In other areas, if a case manager leaves, it may take longer because of the availability of the skill set or because of the desire of the individuals who might have that skill set to come into the department.

I can't be more precise than that. But we have been very successful bringing people in quickly in areas of high demand.

4:20 p.m.

Conservative

Ben Lobb Huron—Bruce, ON

By quickly do you mean six months, a year, or two years? What does that timeframe look like?

4:20 p.m.

Director General, Service Delivery and Program Management, Department of Veterans Affairs

Charlotte Stewart

It's been less than six months, for sure.

4:20 p.m.

Conservative

Ben Lobb Huron—Bruce, ON

All right. That's good.

I'll move along to consulting members of the Canadian Forces and their families.

Before we get into it, I would like to recognize all of our distinguished guests here today. It's great to have people such as you in here to support the committee. Thank you for being here today.

On consulting, how does the department consult with members of the Canadian Forces? And how is that information used to actually make a change or make an improvement? Oftentimes, whether it's in business or in government, there are consultations and then a report and then nothing. This process is to actually produce a better outcome for Canadian Forces members. How does that work?

4:20 p.m.

Director General, Policy and Research Division, Department of Veterans Affairs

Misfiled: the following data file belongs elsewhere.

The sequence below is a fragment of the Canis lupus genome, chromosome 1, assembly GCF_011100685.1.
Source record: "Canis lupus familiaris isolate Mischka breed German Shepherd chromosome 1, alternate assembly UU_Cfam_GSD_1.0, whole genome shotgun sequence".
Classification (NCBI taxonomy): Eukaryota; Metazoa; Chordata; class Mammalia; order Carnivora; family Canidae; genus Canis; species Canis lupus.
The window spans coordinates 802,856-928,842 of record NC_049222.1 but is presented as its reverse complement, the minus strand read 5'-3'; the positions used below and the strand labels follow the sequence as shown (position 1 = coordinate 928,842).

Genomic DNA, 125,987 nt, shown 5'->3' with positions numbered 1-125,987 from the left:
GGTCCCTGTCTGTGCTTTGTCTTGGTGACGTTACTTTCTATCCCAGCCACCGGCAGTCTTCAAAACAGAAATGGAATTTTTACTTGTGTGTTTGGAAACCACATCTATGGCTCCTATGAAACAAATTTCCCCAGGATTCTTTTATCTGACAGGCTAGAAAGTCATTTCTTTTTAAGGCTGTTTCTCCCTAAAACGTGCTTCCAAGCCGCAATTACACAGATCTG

Bernard Butler

How it works is this way. The department is very sensitive to the needs and the concerns of Canadians, of still-serving members, of veterans. Over time, the department has used a number of methods such as establishing committees like the New Veterans Charter Advisory Group or the Gerontological Advisory Council. All these groups have generated reports over time. All those reports are taken by the department and considered in the light of future policy and strategies.

A good example of that would be the Enhanced New Veterans Charter Act, which was largely drawn from many of the recommendations that had been made to the department regarding perceived gaps in the new Veterans Charter, particularly as it relates to the most seriously disabled veterans. That's a concrete example of how input is taken and then used to try to improve programming by the Government of Canada.

In a more recent example, the department engaged in an extensive consultation across Canada. It appeared on all of the major bases and wings of the Canadian Forces, in concert with our Canadian Forces colleagues. We did presentations on the new Veterans Charter, but we also recorded concerns and questions that were being identified. All of that is brought back to the department to be collated and analyzed, and it all serves as the foundation for future planning. It asks questions we need to consider. Where should we be going? What are the most pressing needs that are being identified? Where are the issues that we should be pushing to resolve the future?

4:20 p.m.

Conservative

The Chair Greg Kerr

Mr. Stoffer.

4:20 p.m.

NDP

Peter Stoffer Sackville—Eastern Shore, NS

Thank you, and my thanks to the witnesses for coming today.

I'm looking at your section on managing change, and I'm wondering if at a future date you can write us an explanation of what you mean by “mitigate the risk”. I don't have time to ask all the questions I'd like, so if it's possible to get a response later on, that would be great.

The priority hiring of veterans was a key aspect of the charter. How many veterans has DVA hired as employees since 2006?